Tales of a 21st Century Gypsy
May 20, 2004. Cairo, Egypt.
Whee, Iím going to Egypt!
Or in a different mood I might say ďdamn, Iím going to Egypt!Ē
After only a modest amount of hemming and hawing, it seems that Iíll be doing six or perhaps eight weeks of consulting in Cairo this summer, from mid-June to mid-August.
Cairo is NOT where I would choose to spend my summer Ė I was really looking forward to Canada. Preferably in a cold wave.
And as I said to someone in an email last week, ďtwo months in Egypt is really going to put a crimp in my travel plans.Ē I was so much looking forward to finally getting away from the east coast, the mid-Atlantic, people I know, going in circles from Virginia to North Carolina to Virginia to Pennsylvania to Virginia to Maryland and how Pennsylvania, and getting away from continually landing up back in my own house in Arlington. And finally being on my own for real.
But thatís all easy to say now, with the security of six or eight weeks of paid work. And perhaps more importantly with the reinforcement that comes from reaffirming my professional identity.
In two months of travel Iíve met a lot of people with incredible practical skills that I donít have. Mechanical skills, mostly Ė building houses, engineering, computers, and of course most of all people with spectacular understanding of the inner workings of the vanagon. In that company my only demonstrable skill is writing, and though Iíd love to support myself with my writing, it certainly isnít going to happen in the short run. In my passes through Washington I dutifully schmoozed at a number of consulting firms, but nothing was going to come out of that any time soon. I was starting to wonder whether my skills are too specialized, or too hard to explain, or Iím too difficult to work with. Perhaps Iím too dismissive of the opportunities, or perhaps I seem too needy of the opportunities. Any which way, I started to fear that maybe my professional run was over, the consulting was too good to keep going, and Iíd have to find some other kind of job to make ends meet. A job that wouldnít be compatible with living in Matilda and being on the road. Iíd have to go back to a normal existence, staying in one place, having to be part of a community and make the best of it. Instead of being able to light out on the road whenever I want to be someplace new.
So being contacted out of the blue about an environmental accounting project in Cairo was a great relief, more than anything. Then being contacted even more out of the blue about another environmental accounting project is Cairo was even more of a relief. The first one is pretty sure, for six weeks; the second one, for another two weeks, is still up in the air. So if they both work out Iíll be there all summer, helping various Egyptian agencies figure out what they want to do in the way of environmental accounting. Someday I might even begin to think that I do know something on the subject, though that might be too much to hope for, notwithstanding that my book on the subject really is coming out in the fall.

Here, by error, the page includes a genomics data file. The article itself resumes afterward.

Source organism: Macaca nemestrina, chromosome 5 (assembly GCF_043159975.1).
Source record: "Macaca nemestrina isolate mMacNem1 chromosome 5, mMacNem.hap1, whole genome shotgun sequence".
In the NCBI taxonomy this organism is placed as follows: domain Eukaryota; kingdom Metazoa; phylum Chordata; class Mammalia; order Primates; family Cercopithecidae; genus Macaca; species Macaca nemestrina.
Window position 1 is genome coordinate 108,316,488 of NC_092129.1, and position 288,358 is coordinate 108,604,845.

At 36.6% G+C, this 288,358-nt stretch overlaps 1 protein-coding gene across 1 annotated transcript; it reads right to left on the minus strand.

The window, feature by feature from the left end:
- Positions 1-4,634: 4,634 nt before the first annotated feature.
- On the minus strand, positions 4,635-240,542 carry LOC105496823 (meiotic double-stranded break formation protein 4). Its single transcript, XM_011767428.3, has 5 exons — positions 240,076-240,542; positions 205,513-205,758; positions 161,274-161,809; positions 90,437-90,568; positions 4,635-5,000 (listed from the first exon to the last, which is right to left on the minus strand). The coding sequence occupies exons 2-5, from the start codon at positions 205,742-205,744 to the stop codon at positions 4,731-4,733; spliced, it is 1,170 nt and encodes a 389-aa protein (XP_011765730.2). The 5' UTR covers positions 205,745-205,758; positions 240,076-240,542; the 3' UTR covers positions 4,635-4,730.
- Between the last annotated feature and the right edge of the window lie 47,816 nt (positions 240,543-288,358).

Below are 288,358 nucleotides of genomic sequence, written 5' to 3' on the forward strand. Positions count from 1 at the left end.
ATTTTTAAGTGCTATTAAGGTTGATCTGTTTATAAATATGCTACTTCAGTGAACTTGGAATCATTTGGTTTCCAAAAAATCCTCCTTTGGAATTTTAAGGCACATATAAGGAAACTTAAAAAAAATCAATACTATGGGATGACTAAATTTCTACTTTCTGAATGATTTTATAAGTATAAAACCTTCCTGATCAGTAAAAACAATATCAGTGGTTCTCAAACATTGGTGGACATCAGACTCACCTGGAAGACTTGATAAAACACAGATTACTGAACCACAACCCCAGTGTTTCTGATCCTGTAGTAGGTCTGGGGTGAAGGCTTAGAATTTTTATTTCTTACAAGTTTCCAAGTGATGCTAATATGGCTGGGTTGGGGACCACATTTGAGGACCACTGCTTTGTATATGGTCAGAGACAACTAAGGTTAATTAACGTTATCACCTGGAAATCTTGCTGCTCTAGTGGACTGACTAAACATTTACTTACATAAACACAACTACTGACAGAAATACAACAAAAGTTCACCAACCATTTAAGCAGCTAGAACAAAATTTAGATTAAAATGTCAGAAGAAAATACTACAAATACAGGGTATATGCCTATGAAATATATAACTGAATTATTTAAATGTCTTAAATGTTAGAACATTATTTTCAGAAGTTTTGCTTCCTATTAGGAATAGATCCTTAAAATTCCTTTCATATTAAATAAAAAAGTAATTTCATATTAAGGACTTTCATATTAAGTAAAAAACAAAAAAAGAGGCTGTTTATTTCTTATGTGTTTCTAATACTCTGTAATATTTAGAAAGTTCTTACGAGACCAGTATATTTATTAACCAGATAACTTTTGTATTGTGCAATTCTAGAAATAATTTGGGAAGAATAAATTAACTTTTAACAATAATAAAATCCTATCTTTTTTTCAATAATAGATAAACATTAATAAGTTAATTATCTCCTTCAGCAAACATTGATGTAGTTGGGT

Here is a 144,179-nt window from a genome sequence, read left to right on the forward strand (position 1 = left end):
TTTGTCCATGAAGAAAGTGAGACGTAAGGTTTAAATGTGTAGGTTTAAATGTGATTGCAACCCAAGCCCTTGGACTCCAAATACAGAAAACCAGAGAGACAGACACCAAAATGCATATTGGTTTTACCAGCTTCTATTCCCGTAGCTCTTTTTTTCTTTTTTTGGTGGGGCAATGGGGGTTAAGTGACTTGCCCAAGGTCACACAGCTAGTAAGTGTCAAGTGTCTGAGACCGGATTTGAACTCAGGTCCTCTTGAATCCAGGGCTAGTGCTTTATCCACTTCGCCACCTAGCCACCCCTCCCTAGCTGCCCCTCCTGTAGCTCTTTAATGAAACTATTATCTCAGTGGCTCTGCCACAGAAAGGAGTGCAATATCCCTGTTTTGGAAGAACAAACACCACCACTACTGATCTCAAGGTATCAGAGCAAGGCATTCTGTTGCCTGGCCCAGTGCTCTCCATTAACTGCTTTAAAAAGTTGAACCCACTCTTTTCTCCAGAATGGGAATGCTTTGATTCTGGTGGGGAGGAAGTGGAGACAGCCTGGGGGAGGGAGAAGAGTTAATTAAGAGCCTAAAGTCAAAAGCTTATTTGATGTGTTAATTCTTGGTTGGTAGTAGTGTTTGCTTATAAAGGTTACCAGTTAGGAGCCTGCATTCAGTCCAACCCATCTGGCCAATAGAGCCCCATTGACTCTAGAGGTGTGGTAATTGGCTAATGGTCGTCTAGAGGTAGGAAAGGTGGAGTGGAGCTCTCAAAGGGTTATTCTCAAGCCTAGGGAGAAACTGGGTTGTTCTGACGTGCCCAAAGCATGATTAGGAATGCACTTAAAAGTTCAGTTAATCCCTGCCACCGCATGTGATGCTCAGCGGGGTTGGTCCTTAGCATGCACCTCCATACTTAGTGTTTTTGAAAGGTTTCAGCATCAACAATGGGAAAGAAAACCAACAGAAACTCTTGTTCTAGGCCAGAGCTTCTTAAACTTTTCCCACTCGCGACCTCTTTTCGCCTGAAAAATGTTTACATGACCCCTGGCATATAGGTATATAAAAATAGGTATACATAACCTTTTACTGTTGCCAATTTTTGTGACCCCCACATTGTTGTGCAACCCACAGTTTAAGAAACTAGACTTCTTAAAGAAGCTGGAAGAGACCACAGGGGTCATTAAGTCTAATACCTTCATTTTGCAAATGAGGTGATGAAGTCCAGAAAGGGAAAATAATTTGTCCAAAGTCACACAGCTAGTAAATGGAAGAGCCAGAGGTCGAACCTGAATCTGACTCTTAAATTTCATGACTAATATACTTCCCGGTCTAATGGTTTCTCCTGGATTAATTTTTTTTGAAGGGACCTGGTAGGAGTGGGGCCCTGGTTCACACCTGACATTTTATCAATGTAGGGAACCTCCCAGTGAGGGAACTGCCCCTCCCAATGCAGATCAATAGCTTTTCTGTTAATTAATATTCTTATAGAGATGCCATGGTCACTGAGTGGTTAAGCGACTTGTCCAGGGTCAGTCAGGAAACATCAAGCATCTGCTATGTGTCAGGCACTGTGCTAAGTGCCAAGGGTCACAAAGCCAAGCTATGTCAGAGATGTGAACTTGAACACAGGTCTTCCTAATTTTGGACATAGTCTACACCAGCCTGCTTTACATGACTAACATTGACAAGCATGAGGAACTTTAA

Two months in Cairo, working six days a week. Knowing almost no one there, in a city too hot and chaotic and polluted to enjoy exploring. Itís kind of a strange life, overseas consulting. I donít think in terms of tourism. Iíve seen the pyramids and the sphinx. Iíve explored the wonderful bookstore that sells prints from the photos of Cairo that Lerner and Landrock took in the 1920s. Iíve seen the King Tut exhibit at the Egyptian Museum and hung out on their huge balcony, looked at hundreds of stone sarcophagi elegantly etched with hieroglyphics and pored over pages and pages of papyrus scrawled with Coptic script. Iíve strolled through the downtown shopping area looking in windows. Iíve had homemade mango ice cream at the crowded bakery with the long lines where no one speaks English. Iíve explored the old city and bought trinkets to bring home to my friends at the tourist shops and henna for my hair at the spice shops.
Instead, I think in terms of the projects I can finish off in my air conditioned hotel room. The quilt I started last fall when my friendís baby was still a newborn instead of a smiling eight-month-old. Cleaning up this website so it looks good no matter the hardware or software platform. Making myself a proper professional website. Swimming endless laps in the hotel pool. Reading novels while working out on the machines at the hotel gym. Itís a quiet life, really. Not nearly as exciting and exotic as it should be.
It makes me realize how conservative I am, how much I am constricted by myself and my tastes. I donít speak Arabic, so itís hard to meet up with people outside of work, at least not Egyptians. I donít like to hang out in bars or nightclubs Ė not my scene, and I canít stand the ubiquitous cigarettes anyway. Iím kind of timid, donít want to throw myself into strange social situations that I donít understand. Iím kind of cheap, too, donít want to spend a lot of money to do things like scuba dive in the Red Sea or trek out to the western oases. Though perhaps this time, with eight weeks there, I should take a trip to Luxor or go see the Aswan High Dam, head up to the Mediterranean to visit Alexandria or visit St. Catherineís monastery in Sinai. Maybe. It's too bad I can't bring Matilda with me, perhaps she would enjoy some more exotic scenery.
Continue to the next entry.
Unless otherwise marked, all text and photos on this site ©Joy E. Hecht.